The last time I officially worked in a salon with a full clientele was November 1989. It was at Fingertips and Finery in Calabasas, and it was one of the best times of my life. I was competiting heavily back then and doing well. I had a full book, then NAILS Magazine called. I knew the right opportunity would present itself, and when it did I dropped my clientele (who all knew this was eventually going happen) moved and went to work for NAILS Magazine. Fast-forward 22 years...
I knew someday the time would be right to go back into the salon. Last summer I bit the bullet and found a salon I could work at part time. My decision was based on three difficult years, during which I closed my nail product business because of the economy, had some challenging consulting jobs, and a personal family issue that made me think about my future and the changes I needed to make in my career. Plus I am getting older, which I hate to admit, but I need to think about my “working golden years,” where I can do what I love to do and make a nice living without having to go 90 miles an hour, which I have been doing for the last 25 years.
Working in a salon, as an independent nail tech has always been a staple I felt I could fall back on to make my own way, not having to depend on someone else or wonder where next check was coming from. From day one I have always loved doing nails, and I still do. The salon I chose is a good one. However it's a spa not known for nails so I have not built the solid base of clients like I thought I would. The salon owner is a great gal, and I am not looking forward to leaving her but it is time.
There are three manicurists in the family now: My youngest sister Natalie, who graduated from nail school this past summer and has joined me and another great tech, Kim Tucker, who also works with us at the salon. For many reasons we need to move on and the thought of working in another salon was not appealing. Over the years I have had so many nail tech friends complain that other techs don’t clean the pedi spas as thoroughly as they do, or the salon owners don’t care about the nail techs, who they stick in the back of the salon, or the nail techs can’t get the supplies they need. On and on about issues that I personally never want to be part of. We are three strong, independent hard working techs, and together we decided to find our own place, create our own environment, and brand ourselves.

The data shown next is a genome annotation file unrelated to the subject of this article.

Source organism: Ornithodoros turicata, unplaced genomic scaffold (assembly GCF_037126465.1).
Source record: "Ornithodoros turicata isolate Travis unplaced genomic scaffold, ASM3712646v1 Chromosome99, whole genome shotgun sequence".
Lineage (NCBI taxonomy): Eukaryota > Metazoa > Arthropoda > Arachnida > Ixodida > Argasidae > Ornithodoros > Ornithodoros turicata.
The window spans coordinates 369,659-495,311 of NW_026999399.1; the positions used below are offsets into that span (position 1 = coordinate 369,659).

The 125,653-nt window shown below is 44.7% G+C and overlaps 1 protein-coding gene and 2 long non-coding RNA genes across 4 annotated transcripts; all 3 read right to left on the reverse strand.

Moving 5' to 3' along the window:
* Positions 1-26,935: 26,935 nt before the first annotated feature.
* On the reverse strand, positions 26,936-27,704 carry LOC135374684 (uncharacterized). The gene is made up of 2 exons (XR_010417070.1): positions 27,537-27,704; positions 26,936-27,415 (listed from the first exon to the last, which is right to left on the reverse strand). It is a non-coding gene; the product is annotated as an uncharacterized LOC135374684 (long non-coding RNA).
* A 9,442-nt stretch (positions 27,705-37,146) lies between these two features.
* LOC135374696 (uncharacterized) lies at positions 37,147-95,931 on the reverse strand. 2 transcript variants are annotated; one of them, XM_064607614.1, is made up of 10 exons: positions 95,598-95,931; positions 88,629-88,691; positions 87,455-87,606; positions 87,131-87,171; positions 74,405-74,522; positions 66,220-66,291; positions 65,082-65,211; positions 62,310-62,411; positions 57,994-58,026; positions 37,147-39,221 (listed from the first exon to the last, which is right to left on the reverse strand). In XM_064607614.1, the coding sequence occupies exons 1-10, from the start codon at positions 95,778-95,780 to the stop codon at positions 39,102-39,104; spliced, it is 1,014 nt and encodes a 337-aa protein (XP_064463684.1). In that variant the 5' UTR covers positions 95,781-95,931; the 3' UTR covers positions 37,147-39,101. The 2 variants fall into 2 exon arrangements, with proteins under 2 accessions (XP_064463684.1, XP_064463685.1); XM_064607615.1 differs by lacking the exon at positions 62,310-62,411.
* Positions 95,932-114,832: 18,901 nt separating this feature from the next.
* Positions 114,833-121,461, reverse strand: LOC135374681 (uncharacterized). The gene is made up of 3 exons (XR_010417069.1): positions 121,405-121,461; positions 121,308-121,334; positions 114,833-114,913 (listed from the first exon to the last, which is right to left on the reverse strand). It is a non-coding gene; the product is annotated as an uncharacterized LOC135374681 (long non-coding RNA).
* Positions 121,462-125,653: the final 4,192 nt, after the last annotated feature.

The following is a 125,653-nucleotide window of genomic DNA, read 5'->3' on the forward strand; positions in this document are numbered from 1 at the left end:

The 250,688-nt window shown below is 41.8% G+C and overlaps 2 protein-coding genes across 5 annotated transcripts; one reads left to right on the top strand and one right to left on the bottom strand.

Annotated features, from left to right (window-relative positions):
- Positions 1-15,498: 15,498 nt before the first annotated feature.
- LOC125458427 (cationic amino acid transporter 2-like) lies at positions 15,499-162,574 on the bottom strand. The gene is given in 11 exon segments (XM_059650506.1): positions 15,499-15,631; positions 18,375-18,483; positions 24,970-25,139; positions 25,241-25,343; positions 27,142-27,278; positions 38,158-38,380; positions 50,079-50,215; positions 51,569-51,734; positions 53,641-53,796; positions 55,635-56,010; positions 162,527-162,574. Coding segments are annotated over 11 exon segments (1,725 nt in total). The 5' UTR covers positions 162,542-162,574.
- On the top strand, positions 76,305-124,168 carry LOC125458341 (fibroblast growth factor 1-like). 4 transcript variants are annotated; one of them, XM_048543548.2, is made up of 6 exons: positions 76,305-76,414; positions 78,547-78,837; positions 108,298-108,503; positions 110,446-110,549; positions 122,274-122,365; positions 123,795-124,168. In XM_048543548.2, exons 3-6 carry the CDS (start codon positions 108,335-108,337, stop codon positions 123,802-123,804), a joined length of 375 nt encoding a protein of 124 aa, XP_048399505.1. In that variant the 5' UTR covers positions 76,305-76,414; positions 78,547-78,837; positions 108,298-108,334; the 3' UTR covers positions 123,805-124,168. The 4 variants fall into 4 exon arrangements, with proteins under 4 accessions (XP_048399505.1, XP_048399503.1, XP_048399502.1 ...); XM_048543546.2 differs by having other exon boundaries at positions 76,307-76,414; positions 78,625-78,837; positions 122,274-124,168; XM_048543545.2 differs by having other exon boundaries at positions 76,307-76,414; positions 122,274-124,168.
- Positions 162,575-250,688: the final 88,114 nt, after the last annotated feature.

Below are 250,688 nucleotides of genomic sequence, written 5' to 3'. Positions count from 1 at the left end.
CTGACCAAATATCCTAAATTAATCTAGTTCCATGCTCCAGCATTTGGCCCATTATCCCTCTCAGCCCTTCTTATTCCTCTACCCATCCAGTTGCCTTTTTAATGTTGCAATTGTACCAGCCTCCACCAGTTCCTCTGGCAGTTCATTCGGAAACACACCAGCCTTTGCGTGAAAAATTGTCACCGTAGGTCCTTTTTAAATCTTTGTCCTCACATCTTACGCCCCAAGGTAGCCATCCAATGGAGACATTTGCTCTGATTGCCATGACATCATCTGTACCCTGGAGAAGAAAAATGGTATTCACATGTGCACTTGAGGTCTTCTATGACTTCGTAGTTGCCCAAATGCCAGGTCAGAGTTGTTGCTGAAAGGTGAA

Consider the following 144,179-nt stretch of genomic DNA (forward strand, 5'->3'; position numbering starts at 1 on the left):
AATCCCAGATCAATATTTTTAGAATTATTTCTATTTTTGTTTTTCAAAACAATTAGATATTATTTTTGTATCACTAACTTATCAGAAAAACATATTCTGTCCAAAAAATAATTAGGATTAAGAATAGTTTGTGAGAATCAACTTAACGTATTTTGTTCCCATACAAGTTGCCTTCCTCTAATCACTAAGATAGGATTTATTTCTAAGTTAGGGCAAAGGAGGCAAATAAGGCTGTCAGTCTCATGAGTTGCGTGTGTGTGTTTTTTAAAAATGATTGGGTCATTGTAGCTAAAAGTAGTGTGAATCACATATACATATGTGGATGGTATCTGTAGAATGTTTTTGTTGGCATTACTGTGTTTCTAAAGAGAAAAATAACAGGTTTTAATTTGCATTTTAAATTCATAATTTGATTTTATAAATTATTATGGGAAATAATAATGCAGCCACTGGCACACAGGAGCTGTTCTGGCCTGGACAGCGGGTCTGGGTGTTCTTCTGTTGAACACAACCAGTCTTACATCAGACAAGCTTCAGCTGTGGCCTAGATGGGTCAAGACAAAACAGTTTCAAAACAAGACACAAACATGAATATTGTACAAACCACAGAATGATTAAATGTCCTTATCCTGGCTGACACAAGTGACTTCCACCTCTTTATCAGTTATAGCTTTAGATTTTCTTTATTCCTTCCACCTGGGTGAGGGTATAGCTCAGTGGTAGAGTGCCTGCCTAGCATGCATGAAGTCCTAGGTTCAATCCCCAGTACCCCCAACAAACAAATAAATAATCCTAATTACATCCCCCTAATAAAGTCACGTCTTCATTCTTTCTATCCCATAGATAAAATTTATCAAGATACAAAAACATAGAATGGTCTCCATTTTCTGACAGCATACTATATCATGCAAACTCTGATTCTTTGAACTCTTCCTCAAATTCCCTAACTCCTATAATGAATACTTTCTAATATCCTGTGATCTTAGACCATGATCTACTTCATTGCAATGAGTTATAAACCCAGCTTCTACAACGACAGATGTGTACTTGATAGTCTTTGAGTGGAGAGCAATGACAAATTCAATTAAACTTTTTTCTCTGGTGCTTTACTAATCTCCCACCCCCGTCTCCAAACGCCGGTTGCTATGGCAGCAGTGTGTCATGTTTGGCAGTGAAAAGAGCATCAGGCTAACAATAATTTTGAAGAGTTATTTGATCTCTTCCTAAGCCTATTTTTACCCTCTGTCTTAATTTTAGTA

Having children or owning a salon has never been on my to-do list and I am not into babysitting either. I truly believe you cannot manage a large salon effectively from behind the chair. It needs constant management and leadership to flourish. So my two new salon partners and I will equally open a nail salon that the three of us equally manage and I will be the team leader. I have also always felt that you either do it up big or small to be successful, so small it is.
After a few meetings the three of us know what we want. We are all on the same page and set out looking for the “perfect” spot where we can create a relaxing environment where we can offer high-end services and fulfill our creative juices, especially mine. And create that nails-only salon environment that used to exist back in the '80s.
For the last year, knowing I would eventually do this, I have driven around town with my eyes on every business building, shopping plaza, and other location that I thought would meet our needs. Now that we are seriously looking I hit the streets hard and started making calls.
It's important that we build a creative space we can afford together, which allows us to offer quality customized services in a drama-free environment. We're building a team where we can share clients, be consistent with our services, make a nice living, and be excited to unlock the door every day.
--Vicki Peters, Polish Salon, Brea, Calif.
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